Craigslist, Rental Properties, and Listing Scams

Ah, Craigslist: Everyone’s go-to web resource for obscure knick-knacks, used furniture, job prospects and rental properties. In a post recently published on Unplgged, the tech-savvy branch of the DIY abode blog Apartment Therapy, tips and tricks are outlined for those looking to sell their stuff on the multi-city classifieds site. These pointers focus primarily on good, modest photography that showcase your hand-me-down wears at their best, and in their surroundings, in order to sway potential buyers. If detailed photos and descriptions are good for hawking your used furniture, why not apply the same logic to apartments and rental properties?

The Unplgged post led to us pondering Craigslist and its relationship with real estate in general. It’s easy to come up with a correlation between the user-generated postings and real estate listings on Craigslist, while making note of how the Unplugged tips can apply to real estate agents that need a little something extra for their listings. Listing properties on Craigslist can be a quick, cheap and easy way to syndicate a real estate listing and get it exposure not otherwise provided by a region’s Multiple Listing Service. A simple “FOR RENT” post for an apartment or home can provide just the boost a property needs to get it rented or sold.

But, with all good things free and easy comes temptation for abuse. In a post published last summer on Canonfire entitled Scammin’, it’s pointed out that finding real ads amidst the con artistry can prove to be a difficult task for consumers. In the post, three scams are exposed and it explains how these scams are designed to take advantage of would be renter’s who are just trying to find a place to live. Here’s a look at the top 3 Craigslist rental scams:

  1. Scam number 1 is a rental ad that contains no name, phone number or property location and the only means of contact is an email address. When a potential renter inquires about the property they are asked to fill-out a rental application, send it back, and then they will receive more property information …but they never do. This type ad is usually a “phishing” attempt to get personal information, including a social security number, on a rental application for a property that does not exist.
  2. Scam number 2 appears to be an ad to lease an actual home, but instead, is a ploy to get renters to move in a home that is pending foreclosure. In this case, the individual placing the ad pockets rental money without paying their mortgage company …all the while, the home is in foreclosure proceedings and the renter will be evicted once the foreclosure is final.
  3. Scam number 3 is an ad to rent a property for an unbelievably low price. When those seeking to rent call they are connected with a rental agency that induces them into paying $170+/- for a “list” that has addresses of several unbelievably priced properties. Needless to say, the addresses for the unbelievably low priced rental properties do not exist or the properties were conveniently rented as soon as the list was delivered.

In an age where people prefer to tweet their thoughts or click a “Like” button on Facebook in order to form an opinion, websites like Craigslist are fast becoming a go to source for listing agents and renters, as well as Internet predators looking to take advantage of the naive. Thus, when using such sites to find bargains or list properties, all users should probably use caution since this is a medium that has been associated with scam artists. The Latin Phrase “Caveat Emptor”, meaning Let the buyer beware, has never rang more true.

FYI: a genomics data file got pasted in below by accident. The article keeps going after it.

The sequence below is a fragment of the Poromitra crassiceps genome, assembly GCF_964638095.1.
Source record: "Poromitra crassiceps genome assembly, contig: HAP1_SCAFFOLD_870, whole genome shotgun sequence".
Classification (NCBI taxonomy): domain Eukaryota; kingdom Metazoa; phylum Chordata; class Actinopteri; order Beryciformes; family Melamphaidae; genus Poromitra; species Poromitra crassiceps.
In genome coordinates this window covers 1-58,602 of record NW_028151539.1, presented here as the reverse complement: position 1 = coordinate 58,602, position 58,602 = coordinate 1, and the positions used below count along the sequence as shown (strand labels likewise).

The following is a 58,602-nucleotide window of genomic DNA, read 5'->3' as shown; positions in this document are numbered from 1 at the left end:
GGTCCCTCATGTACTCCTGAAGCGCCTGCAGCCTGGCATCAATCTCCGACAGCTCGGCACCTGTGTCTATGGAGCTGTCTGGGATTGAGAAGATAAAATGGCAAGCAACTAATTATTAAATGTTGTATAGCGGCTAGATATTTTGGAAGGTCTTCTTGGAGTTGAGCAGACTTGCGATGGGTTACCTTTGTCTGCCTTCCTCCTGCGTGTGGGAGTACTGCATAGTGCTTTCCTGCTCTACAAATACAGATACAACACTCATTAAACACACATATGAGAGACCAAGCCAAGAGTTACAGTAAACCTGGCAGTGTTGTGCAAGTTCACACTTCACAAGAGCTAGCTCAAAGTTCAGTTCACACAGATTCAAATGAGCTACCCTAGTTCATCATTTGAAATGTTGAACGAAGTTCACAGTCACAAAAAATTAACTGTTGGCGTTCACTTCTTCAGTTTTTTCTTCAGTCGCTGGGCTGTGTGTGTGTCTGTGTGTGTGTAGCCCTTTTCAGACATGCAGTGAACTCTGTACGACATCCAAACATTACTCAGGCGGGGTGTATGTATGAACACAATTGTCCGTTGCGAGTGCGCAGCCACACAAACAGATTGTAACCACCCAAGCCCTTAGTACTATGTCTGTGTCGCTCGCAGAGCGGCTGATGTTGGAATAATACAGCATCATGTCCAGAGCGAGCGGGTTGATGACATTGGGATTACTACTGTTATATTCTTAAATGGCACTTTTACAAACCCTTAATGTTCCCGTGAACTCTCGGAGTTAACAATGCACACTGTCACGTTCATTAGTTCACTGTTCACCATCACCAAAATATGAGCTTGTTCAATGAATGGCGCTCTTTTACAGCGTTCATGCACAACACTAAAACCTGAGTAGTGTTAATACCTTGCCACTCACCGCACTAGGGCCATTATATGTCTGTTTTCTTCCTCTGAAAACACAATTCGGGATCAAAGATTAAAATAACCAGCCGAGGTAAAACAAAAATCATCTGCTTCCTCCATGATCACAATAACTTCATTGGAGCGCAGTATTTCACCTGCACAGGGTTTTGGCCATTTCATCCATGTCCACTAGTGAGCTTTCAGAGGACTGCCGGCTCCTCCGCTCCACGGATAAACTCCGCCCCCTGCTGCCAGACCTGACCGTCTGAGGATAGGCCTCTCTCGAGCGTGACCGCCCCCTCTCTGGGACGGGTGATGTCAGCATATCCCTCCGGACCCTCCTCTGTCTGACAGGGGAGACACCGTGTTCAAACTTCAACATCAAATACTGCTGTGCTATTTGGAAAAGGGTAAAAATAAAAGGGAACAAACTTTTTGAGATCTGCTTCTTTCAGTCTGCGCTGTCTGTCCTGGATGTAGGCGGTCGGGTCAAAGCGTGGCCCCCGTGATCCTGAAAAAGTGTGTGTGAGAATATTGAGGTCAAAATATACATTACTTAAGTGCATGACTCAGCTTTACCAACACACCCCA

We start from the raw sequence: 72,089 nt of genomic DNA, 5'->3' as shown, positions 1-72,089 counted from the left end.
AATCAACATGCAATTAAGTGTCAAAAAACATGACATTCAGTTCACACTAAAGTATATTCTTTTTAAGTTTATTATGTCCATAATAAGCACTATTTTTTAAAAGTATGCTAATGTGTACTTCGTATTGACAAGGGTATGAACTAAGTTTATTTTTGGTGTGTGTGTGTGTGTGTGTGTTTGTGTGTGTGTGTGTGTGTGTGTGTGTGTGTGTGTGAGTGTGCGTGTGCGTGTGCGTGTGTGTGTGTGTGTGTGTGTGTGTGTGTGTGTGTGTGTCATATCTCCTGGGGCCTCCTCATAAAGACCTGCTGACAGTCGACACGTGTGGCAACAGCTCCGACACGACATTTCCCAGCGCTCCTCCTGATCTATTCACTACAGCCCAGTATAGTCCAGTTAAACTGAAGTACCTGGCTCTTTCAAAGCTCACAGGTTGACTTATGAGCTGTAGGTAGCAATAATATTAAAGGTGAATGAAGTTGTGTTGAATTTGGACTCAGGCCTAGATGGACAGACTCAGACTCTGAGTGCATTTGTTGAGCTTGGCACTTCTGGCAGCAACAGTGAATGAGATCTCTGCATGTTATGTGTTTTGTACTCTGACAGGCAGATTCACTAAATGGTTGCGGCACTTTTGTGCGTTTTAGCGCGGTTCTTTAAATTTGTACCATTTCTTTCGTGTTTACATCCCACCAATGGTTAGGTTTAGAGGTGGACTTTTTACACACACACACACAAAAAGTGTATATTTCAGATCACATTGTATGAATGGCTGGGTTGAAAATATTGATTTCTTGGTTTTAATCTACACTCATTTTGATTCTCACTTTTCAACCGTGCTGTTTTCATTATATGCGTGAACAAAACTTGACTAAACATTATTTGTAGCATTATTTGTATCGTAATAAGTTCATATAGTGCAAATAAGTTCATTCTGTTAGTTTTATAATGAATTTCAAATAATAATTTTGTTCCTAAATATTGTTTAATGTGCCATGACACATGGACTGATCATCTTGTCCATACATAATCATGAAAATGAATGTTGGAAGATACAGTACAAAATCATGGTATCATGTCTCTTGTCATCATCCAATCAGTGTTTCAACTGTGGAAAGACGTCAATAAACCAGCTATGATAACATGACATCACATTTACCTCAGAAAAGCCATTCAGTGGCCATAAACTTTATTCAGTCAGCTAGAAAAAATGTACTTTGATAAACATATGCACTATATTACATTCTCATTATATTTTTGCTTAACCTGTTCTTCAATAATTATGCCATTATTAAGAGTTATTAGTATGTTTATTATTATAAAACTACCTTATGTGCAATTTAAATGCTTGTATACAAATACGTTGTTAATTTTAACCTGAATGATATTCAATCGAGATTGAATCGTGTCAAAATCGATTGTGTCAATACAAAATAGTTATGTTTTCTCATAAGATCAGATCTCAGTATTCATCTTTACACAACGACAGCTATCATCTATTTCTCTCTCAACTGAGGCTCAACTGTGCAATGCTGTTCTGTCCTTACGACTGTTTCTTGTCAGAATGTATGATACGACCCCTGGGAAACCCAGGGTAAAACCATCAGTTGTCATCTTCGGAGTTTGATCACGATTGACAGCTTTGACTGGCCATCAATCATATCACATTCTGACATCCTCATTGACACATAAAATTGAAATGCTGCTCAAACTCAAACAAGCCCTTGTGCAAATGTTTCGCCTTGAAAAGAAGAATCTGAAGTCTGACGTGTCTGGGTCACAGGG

Weather's Impact on the Real Estate Market

A recent article posted on Realtor.org regarding the slowing rate of selling homes points to one unpredictable, uncontrollable and surprising resource for the dilemma: weather. The winter of 2010, though nearly over, wreaked havoc upon the northern regions of the United States, and dealt blows to states that aren’t used to dealing with snow flurries and school cancellations. States as far south as Texas experienced extreme chills, and nor’easters continue to barrel themselves against the shores of New England.

“January pending sales, though still higher than one year ago, remain much lower than expected given that a large number of potential buyers are eligible for the expanded home buyer tax credit,” says Lawrence Yun, chief economist of the National Association of Realtors. “Moreover, the abnormally severe and prolonged winter weather, which affected large regions of the U.S., hampered shopping activity in February.”

This quote provided by the article is probably no surprise to first time home buyers and renters. Who wants to enter into rental agreements or take the first steps to buying a house when merciless winter weather leaves homeowners with frozen pipes, staggering heating bills and leaks from an impending thaw?

This could be a positive piece of news for those who are buying a home for the first time, in that they can look forward to revived numbers in real estate market analysis for the spring, especially those who will be first time home buyers in the Northeast. Selling homes can be disparaging, but it’s nice to know that this winter was particularly terrible and that springtime will guarantee an increase in real estate riches for those who fell short over the past four months.

Regardless of how blustery it gets outside, how heavy the snow falls or how flooded your basement gets with incessant rain, keep in mind that there’s a light at the end of the tunnel for sellers, real estate professionals and first time home buyers alike. The soul-crushing weather of winter will soon be behind us, and with spring we’ve all got plenty of open houses and closing deals to look forward to.